By Ed Huyck
By Melissa Wray
By Patrick Strait
By Jonathan McJunkin
By B Fresh Photography
By Ryan Siverson
By Kendra Sundvall
By Ed Huyck
You thought the sun-worshiping fitness junkies circling Lake of the Isles had a hungry, predatory look in their eyes? Consider this passage from The Recollections of Philander Prescott: Frontiersman of the Old Northwest:
As [the Chippewa] were leaving, two Pillagers, relatives of the man that was killed by the Sioux the summer before, went out to Lake Calhoun to see if they could get a scalp. They said the Sioux owed them one. They went and placed themselves in a trail that led from Lake Calhoun to a shack half a mile south of Lake Harriet, or a mile and a half south of Lake Calhoun, and hid themselves in the bushes. After a while an Indian came along. He was Neka (the Badger), one of the best Indians in the Lake Calhoun band. As he passed, they, the two Chippewa Pillagers, shot him and took his scalp and made off.
Prescott worked as a fur trader in the early 1800s buying hides from Native Americans and mountain men and then distributing them to craftsmen and retailers in the surrounding areas. He describes the procurement of at least one deer hide as follows:
The Indian turned the deer over and said he had killed the deer without making a hole in the skin. "How can that be?" said I. "Well, said the Indian, "the ball went straight into the backside, through the entrails, and lodged in his shoulder." The Indian hastily took off the skin and a considerable quantity of the meat with it, and shouldered it. We went on, expecting to meet with [some Indians], but we traveled and traveled and traveled until we got tired and sat down to rest. We started again and traveled until dark and found no Indians that night. So we had a good roast of our venison and went to sleep, not dreaming of the trouble that we were to meet the next day.
By contrast, present-day leatherworker James Hastings buys his deer hide frozen from a butcher and has nothing more than a power-walker with a doublewide stroller to fear when he canoes Lake Calhoun. What Prescott and Hastings have in common is an affinity for the adventure and simplicity of life in the woods and a working connection to the function and beauty of deerskin.
On a recent Thursday evening, Hastings turns up at Dulono's Pizza in Lyn-Lake to talk about his work. He is back in the city working odd jobs and regrouping after spending fall in a solitary cabin in a swamp outside Ely. Hastings wears a veteran, but serviceable, winter coat, and a wool cap pulled down so that it skims the tops of his ears. He's been putting the finishing touches on a pair of deerskin baby moccasins and has brought them along to display.
Both tiny shoes fit in the palm of his hand. He picks one up and examines the gathers near the toes. With a workman's fingertip callused from flicking its fair share of cigarettes, he shows where he plans to attach a delicate, lacelike edging of antique seed beads made from white glass. He explains that he has made many pairs of baby moccasins, mostly for friends' children, and proudly declares that they'll last forever. Then he seems to remember that babies outgrow shoes quickly, and he pouts a bit that the little boots won't have time to prove his point. The tiny slipper smells like a late-night campfire, feels like plush or new suede, and moves like fabric. And it originated wholly from the handicraft of this scruffy-bearded, twinkly-eyed, cigarette-scented 28-year-old bike messenger-turned-mountain man sipping root beer.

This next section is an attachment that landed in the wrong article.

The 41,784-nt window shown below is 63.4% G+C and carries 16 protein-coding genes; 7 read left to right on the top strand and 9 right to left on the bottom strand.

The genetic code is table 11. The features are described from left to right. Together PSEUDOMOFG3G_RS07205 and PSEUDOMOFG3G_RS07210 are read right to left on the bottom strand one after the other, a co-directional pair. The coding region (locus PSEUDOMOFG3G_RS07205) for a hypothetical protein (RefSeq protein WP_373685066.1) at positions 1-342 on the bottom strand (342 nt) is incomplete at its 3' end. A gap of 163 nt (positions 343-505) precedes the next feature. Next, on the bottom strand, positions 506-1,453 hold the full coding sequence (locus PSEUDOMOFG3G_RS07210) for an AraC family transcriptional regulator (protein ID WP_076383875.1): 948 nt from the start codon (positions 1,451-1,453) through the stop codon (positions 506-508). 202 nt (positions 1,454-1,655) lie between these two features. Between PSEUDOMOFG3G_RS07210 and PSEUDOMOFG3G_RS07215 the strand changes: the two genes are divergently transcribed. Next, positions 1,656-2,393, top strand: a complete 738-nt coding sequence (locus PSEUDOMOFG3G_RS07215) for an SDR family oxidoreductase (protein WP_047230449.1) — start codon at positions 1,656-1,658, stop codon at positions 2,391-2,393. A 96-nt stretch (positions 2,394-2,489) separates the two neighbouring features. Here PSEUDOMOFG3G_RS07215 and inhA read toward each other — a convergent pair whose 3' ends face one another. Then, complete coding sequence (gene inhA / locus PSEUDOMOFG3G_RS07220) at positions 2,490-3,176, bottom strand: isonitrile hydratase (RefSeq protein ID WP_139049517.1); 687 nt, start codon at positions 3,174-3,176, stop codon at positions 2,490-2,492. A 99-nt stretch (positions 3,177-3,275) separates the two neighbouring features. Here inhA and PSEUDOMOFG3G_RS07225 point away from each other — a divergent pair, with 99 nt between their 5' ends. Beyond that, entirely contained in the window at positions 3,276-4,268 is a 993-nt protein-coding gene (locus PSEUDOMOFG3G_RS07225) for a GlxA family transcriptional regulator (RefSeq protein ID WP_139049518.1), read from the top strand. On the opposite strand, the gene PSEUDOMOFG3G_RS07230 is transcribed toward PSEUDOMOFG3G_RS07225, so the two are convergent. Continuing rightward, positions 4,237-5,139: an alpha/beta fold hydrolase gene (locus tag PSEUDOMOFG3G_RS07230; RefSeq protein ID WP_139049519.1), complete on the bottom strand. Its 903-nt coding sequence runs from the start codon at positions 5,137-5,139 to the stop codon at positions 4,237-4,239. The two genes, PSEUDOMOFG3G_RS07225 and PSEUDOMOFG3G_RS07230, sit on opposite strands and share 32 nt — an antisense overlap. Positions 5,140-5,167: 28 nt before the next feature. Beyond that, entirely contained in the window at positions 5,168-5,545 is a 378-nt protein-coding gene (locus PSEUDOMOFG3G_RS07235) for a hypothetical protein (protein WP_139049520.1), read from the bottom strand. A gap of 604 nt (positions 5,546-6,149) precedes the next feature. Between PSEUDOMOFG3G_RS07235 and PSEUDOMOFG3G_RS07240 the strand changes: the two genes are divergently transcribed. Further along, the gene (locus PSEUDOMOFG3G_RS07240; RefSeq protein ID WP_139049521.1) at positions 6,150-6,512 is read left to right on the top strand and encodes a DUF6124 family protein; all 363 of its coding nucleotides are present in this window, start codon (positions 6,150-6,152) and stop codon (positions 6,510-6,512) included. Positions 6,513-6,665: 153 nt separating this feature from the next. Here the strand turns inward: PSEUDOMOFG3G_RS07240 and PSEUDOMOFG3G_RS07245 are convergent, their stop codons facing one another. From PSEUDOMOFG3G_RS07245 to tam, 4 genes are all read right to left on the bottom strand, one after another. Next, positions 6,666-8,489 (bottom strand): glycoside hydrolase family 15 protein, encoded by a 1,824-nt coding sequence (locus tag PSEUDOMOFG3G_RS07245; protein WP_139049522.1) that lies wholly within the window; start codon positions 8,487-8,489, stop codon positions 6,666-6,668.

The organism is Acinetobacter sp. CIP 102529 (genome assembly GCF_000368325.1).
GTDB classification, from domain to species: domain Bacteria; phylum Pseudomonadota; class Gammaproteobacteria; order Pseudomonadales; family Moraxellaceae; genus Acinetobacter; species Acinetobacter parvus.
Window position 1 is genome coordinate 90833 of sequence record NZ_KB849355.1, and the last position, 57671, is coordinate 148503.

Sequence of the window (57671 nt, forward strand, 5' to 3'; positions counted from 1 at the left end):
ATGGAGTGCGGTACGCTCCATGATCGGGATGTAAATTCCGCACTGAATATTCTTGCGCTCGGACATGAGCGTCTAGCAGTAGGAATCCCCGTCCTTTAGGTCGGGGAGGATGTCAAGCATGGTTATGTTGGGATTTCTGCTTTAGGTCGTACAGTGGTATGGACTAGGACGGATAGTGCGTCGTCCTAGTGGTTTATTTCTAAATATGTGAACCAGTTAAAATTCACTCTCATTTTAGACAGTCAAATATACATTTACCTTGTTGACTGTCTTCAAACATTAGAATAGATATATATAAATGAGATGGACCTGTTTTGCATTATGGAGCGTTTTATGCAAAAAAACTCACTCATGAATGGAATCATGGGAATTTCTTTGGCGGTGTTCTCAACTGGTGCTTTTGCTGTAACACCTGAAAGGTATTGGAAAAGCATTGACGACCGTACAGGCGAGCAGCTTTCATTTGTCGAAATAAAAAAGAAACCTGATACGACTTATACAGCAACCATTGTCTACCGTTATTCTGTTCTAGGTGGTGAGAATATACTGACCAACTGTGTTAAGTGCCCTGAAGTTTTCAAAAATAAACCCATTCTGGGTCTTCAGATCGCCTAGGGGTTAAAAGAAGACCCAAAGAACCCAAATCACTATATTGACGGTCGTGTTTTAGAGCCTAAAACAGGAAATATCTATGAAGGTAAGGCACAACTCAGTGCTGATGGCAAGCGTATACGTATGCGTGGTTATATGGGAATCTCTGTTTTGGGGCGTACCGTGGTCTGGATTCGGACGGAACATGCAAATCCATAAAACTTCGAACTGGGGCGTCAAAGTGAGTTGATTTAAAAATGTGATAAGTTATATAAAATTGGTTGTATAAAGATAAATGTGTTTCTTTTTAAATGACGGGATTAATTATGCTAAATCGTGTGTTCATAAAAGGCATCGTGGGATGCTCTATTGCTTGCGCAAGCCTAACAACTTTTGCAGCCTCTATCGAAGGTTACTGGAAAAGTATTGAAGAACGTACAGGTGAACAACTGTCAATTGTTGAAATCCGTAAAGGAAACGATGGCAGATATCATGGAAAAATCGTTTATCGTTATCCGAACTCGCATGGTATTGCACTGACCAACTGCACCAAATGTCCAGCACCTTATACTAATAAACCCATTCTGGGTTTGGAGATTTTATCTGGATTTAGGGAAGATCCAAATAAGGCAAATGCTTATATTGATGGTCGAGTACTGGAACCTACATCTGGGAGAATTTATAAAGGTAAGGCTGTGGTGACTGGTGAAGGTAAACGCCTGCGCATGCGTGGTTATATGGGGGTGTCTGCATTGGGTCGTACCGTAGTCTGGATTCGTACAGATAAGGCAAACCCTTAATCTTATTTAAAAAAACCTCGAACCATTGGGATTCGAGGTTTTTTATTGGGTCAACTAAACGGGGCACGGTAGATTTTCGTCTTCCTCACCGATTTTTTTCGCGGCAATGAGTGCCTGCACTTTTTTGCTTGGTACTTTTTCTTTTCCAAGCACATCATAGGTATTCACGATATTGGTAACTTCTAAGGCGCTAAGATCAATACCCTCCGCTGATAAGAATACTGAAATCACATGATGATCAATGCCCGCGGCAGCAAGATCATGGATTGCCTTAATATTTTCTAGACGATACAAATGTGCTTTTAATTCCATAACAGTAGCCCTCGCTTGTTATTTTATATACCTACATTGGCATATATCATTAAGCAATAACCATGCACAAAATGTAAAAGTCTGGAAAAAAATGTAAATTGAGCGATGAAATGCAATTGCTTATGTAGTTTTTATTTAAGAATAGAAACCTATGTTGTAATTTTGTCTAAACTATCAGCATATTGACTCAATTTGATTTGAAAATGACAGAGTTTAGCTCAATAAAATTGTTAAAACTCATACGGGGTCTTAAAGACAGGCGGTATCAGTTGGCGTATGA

Hastings came to this ancient craft under distinctly 20th-century circumstances. His first experience in leatherwork was at age 13 in a correctional facility for boys. An instructor named Mabel helped him make a little pouch from commercial leather. In his late teens and early 20s he lived in Minneapolis working as a bike messenger--a death-defying cowboy of the urban landscape. During his off hours he made sturdy, decorative, zippered pouches for his colleagues who would frequently load them with herbal products geared toward consciousness enhancement.
He now sells work at a type of historical reenactment known as "rendezvous," which imitate the mountain-man fur-trading meetings of old. The rendezvous--not unlike Civil War reenactments or Society for Creative Anachronism meetings--is a social event with a historical focus. Sometimes referred to as "experimental archaeology" or "living history," these outdoor festivals offer enthusiasts a chance to gather, dress in costume, live in character, explore antiquated trades, revive ignored crafts, and celebrate the legacy of their putative ancestors. Modern technology is left at the parking lot, and only historically accurate costuming, tools, and shelters are allowed within festival limits.
The original rendezvous were check-ins for early-19th-century mountain dwellers and fur traders. After months of solitary travels, hunting, trapping, and the attendant privations of mountain life, men would come in from the wilderness, gather together, and... well...party. Rendezvous served practical purposes, such as replenishing dwindling supplies, passing on news and warnings, and providing a time for the selling and buying of goods. But they also served social purposes. Storytelling, feasting, drinking and general merrymaking occurred in abundance, as nothing of the kind would be available again until the next year's rendezvous.
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